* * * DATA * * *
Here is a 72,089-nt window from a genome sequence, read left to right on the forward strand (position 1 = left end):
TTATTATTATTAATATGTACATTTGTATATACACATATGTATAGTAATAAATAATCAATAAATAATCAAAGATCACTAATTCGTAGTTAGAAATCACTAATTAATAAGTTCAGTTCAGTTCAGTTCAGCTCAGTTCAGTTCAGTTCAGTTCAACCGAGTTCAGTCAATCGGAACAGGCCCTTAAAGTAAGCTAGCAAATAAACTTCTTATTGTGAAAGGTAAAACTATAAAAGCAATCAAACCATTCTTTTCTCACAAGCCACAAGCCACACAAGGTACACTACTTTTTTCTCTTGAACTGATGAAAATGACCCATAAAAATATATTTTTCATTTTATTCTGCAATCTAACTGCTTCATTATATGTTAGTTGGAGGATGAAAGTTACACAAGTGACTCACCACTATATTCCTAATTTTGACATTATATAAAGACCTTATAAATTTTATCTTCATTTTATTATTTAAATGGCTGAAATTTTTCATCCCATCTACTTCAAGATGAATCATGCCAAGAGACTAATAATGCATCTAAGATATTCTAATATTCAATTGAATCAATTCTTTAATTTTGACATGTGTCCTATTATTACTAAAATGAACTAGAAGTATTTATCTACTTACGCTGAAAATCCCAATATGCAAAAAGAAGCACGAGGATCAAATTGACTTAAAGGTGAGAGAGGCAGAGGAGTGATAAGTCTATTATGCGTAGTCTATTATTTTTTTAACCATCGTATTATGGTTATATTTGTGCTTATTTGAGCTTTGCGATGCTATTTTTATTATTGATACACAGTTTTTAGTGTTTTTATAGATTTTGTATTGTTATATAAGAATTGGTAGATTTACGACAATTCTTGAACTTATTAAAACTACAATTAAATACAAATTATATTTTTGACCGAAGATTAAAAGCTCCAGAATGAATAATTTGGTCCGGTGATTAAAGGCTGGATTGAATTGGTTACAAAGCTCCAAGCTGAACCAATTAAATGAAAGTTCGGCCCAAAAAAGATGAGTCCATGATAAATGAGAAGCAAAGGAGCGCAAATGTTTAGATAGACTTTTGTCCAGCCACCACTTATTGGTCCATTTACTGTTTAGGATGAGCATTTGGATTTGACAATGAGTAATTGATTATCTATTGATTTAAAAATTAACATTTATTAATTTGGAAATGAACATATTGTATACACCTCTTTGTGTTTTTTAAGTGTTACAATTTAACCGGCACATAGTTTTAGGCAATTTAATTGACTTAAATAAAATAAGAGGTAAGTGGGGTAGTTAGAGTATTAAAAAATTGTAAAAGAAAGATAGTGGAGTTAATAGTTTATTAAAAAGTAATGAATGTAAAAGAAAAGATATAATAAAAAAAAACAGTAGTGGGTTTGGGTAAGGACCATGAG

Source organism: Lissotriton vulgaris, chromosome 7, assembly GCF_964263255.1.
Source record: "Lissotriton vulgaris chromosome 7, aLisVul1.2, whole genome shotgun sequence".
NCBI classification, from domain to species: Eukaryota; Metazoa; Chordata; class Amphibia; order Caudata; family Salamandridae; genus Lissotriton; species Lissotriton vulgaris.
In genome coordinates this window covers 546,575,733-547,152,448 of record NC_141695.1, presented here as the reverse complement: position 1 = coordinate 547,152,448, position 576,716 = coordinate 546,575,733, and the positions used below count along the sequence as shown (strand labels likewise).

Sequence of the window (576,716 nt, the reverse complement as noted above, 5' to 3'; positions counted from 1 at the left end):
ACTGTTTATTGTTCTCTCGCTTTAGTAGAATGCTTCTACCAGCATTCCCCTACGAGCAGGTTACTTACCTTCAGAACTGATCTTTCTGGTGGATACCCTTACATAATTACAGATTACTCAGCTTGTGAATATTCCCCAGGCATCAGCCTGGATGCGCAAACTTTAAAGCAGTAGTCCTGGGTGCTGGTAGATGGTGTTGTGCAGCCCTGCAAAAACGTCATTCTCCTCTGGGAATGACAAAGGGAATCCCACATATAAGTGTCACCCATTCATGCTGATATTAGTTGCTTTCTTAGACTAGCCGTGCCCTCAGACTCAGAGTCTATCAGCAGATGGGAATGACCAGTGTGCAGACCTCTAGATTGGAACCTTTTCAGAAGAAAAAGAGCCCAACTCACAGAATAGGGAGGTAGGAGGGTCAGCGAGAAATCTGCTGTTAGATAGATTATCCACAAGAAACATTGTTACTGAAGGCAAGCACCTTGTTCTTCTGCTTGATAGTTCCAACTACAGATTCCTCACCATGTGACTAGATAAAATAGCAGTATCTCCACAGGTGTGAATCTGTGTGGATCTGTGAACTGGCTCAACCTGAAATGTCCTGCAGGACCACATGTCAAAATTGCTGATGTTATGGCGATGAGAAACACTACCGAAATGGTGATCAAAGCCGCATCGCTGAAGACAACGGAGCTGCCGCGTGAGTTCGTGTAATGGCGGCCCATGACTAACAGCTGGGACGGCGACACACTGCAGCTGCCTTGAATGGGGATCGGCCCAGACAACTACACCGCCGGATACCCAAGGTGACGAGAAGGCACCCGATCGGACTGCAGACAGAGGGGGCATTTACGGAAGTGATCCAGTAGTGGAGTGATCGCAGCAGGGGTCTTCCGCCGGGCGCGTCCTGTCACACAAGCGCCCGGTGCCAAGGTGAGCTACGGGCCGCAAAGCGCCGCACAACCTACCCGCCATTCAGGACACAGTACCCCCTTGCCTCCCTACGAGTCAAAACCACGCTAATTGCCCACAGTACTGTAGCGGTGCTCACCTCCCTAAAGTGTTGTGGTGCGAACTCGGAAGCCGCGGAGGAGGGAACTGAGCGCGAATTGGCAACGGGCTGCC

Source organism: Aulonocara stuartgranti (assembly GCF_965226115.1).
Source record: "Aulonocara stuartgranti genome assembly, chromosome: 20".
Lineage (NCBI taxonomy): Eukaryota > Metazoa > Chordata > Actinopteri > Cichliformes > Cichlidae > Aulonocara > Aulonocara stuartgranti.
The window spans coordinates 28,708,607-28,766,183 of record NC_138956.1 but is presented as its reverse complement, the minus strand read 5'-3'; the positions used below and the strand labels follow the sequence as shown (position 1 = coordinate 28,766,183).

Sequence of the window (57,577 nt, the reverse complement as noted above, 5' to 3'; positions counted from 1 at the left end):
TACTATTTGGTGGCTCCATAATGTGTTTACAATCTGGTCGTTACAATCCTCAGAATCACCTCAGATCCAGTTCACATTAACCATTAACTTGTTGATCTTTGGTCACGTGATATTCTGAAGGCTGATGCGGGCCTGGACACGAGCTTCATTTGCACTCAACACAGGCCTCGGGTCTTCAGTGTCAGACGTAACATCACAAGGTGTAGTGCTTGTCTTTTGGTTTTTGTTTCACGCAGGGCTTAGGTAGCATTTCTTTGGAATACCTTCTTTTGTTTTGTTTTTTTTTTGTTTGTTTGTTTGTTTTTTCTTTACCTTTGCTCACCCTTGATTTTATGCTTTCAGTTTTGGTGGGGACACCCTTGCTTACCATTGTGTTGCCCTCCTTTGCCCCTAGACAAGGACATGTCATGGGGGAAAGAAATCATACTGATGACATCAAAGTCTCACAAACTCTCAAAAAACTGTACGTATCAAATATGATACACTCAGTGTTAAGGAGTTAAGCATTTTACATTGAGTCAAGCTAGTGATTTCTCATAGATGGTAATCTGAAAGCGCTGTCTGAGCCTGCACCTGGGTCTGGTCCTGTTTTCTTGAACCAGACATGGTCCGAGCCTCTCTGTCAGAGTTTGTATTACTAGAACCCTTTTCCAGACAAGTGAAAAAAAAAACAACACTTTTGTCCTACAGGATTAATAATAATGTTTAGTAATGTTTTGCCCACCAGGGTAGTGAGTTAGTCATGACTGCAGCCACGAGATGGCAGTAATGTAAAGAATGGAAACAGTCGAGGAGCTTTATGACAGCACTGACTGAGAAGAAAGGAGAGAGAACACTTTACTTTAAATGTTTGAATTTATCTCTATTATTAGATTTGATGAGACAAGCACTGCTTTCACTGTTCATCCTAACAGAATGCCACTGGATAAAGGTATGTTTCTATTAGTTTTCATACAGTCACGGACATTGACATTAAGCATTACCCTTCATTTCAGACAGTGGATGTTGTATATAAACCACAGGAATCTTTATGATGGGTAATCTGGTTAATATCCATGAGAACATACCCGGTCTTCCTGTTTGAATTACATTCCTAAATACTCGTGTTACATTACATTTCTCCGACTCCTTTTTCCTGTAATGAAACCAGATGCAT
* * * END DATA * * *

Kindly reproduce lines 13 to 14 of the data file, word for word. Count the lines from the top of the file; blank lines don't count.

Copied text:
Sequence of the window (57,577 nt, the reverse complement as noted above, 5' to 3'; positions counted from 1 at the left end):
TACTATTTGGTGGCTCCATAATGTGTTTACAATCTGGTCGTTACAATCCTCAGAATCACCTCAGATCCAGTTCACATTAACCATTAACTTGTTGATCTTTGGTCACGTGATATTCTGAAGGCTGATGCGGGCCTGGACACGAGCTTCATTTGCACTCAACACAGGCCTCGGGTCTTCAGTGTCAGACGTAACATCACAAGGTGTAGTGCTTGTCTTTTGGTTTTTGTTTCACGCAGGGCTTAGGTAGCATTTCTTTGGAATACCTTCTTTTGTTTTGTTTTTTTTTTGTTTGTTTGTTTGTTTTTTCTTTACCTTTGCTCACCCTTGATTTTATGCTTTCAGTTTTGGTGGGGACACCCTTGCTTACCATTGTGTTGCCCTCCTTTGCCCCTAGACAAGGACATGTCATGGGGGAAAGAAATCATACTGATGACATCAAAGTCTCACAAACTCTCAAAAAACTGTACGTATCAAATATGATACACTCAGTGTTAAGGAGTTAAGCATTTTACATTGAGTCAAGCTAGTGATTTCTCATAGATGGTAATCTGAAAGCGCTGTCTGAGCCTGCACCTGGGTCTGGTCCTGTTTTCTTGAACCAGACATGGTCCGAGCCTCTCTGTCAGAGTTTGTATTACTAGAACCCTTTTCCAGACAAGTGAAAAAAAAAACAACACTTTTGTCCTACAGGATTAATAATAATGTTTAGTAATGTTTTGCCCACCAGGGTAGTGAGTTAGTCATGACTGCAGCCACGAGATGGCAGTAATGTAAAGAATGGAAACAGTCGAGGAGCTTTATGACAGCACTGACTGAGAAGAAAGGAGAGAGAACACTTTACTTTAAATGTTTGAATTTATCTCTATTATTAGATTTGATGAGACAAGCACTGCTTTCACTGTTCATCCTAACAGAATGCCACTGGATAAAGGTATGTTTCTATTAGTTTTCATACAGTCACGGACATTGACATTAAGCATTACCCTTCATTTCAGACAGTGGATGTTGTATATAAACCACAGGAATCTTTATGATGGGTAATCTGGTTAATATCCATGAGAACATACCCGGTCTTCCTGTTTGAATTACATTCCTAAATACTCGTGTTACATTACATTTCTCCGACTCCTTTTTCCTGTAATGAAACCAGATGCAT